The self-same person, according to the line of thought be may be in, or to his emotional mood, will apperceive the same impression quite differently on different occasions. A medical or engineering expert retained on one side of a case will not apperceive the facts in the same way as if the other side had retained him. When people are at loggerheads about the interpretation of a fact, it usually shows that they have too few beads of classification to apperceive by; for, as a general thing, the fact of such a dispute is enough to show that neither one of their rival interpretations is a perfect fit. Both sides deal with the matter by approximation, squeezing it under the handiest or least disturbing conception: whereas it would, nine times out of ten, be better to enlarge their stock of ideas or invent some altogether new title for the phenomenon.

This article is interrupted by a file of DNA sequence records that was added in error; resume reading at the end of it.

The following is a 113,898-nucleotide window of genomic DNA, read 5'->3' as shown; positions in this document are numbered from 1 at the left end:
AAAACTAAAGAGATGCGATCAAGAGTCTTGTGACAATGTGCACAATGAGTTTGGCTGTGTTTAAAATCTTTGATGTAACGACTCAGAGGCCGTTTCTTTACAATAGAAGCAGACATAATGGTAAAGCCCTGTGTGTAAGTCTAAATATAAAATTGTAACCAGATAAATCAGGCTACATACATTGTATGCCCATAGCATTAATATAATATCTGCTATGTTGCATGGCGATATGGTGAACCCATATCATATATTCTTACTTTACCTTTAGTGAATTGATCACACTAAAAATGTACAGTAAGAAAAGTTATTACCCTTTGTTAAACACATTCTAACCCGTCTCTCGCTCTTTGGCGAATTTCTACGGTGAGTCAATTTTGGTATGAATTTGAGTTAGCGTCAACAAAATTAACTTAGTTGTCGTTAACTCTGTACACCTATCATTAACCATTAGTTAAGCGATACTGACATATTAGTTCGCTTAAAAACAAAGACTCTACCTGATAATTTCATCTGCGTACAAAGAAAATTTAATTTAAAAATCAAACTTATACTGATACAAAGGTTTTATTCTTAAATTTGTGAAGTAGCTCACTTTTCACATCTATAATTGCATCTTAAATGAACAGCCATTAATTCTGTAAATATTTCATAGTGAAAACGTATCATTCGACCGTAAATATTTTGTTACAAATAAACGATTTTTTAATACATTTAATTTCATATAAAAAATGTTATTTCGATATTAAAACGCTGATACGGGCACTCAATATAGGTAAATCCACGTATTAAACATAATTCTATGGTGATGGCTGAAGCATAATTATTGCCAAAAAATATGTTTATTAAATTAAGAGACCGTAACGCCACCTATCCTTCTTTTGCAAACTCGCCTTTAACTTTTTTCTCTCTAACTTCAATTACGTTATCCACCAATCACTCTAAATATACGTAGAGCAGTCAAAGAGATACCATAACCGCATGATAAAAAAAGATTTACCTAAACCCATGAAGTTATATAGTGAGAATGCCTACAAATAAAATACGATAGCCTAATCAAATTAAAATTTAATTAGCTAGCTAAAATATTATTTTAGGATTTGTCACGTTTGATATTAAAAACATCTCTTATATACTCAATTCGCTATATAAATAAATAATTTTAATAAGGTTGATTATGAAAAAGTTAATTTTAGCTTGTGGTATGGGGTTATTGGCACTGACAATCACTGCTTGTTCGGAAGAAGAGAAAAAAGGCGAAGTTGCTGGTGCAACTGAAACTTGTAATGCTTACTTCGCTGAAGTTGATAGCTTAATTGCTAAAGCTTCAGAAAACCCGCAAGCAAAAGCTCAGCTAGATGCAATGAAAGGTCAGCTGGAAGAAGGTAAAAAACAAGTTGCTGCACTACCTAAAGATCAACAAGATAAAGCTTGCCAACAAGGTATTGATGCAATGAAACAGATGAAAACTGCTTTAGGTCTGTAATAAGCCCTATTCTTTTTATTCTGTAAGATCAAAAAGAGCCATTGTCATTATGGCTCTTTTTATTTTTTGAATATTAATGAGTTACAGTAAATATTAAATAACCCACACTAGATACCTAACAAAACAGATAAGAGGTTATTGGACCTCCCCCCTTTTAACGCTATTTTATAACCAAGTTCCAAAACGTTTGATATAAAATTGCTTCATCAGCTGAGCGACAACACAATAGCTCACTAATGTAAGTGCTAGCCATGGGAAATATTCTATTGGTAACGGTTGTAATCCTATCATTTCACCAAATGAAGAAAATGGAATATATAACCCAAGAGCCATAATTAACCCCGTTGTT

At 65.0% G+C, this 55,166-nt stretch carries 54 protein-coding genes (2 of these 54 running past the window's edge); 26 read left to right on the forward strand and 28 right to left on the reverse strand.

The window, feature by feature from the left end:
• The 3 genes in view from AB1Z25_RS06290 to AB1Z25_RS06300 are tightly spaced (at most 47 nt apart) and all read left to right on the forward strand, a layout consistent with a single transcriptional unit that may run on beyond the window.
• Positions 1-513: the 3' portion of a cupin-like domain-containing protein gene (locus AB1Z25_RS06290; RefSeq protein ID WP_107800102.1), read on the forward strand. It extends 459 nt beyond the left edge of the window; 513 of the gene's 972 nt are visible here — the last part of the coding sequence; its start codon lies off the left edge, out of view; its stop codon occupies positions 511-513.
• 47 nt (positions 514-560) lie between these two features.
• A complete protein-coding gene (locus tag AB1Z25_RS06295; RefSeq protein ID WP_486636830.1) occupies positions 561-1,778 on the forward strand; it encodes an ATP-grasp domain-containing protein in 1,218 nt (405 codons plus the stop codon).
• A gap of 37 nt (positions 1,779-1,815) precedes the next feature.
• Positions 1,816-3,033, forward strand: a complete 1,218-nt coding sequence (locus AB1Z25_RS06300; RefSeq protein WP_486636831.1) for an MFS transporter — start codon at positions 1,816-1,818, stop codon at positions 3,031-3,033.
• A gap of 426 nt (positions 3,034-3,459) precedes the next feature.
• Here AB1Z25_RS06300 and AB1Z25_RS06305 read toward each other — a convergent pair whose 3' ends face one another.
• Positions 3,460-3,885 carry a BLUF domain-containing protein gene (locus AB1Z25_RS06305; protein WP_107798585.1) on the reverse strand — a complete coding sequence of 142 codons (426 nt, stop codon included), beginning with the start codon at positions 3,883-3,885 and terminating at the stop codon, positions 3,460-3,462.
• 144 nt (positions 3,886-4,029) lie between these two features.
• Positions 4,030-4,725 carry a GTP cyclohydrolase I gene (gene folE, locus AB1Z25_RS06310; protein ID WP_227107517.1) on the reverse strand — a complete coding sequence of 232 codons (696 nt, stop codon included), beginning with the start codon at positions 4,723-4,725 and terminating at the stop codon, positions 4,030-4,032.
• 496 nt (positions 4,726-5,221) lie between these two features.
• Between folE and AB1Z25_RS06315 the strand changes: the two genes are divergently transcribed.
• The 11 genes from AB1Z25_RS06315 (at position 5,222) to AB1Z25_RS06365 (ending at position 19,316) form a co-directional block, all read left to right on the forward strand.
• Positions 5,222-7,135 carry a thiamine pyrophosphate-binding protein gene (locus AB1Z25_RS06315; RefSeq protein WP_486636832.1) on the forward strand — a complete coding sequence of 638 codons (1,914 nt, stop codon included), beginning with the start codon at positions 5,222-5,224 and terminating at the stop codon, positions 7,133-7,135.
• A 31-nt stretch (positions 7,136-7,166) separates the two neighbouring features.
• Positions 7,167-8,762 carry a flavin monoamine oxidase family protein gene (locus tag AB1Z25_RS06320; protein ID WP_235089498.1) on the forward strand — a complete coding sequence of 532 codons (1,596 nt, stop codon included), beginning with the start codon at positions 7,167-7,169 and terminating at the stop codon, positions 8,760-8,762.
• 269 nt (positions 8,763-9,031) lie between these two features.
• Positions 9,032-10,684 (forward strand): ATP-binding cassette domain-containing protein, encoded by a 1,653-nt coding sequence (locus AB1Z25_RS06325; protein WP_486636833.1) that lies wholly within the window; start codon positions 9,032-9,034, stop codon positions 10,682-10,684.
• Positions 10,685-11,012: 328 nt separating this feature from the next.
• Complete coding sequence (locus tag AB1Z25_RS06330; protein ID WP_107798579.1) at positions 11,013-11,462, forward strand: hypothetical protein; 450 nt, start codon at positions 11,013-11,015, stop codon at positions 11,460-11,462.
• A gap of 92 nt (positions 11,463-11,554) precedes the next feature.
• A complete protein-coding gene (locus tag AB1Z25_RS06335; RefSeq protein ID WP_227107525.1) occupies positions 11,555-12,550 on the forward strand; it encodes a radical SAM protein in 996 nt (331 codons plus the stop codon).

Thus, in biology, we used to have interminable discussion as to whether certain single-celled organisms were animals or vegetables, until Haeckel introduced the new apperceptive name of Protista, which ended the disputes. In law courts no tertium quid is recognized between insanity and sanity. If sane, a man is punished: if insane, acquitted; and it is seldom hard to find two experts who will take opposite views of his case. All the while, nature is more subtle than our doctors. just as a room is neither dark nor light absolutely, but might be dark for a watchmaker's uses, and yet light enough to eat in or play in, so a man may be sane for some purposes and insane for others,—sane enough to be left at large, yet not sane enough to take care of his financial affairs. The word 'crank,' which became familiar at the time of Guiteau's trial, fulfilled the need of a tertium quid. The foreign terms 'déséquilibré,' 'hereditary degenerate,' and 'psychopathic' subject, have arisen in response to the same need.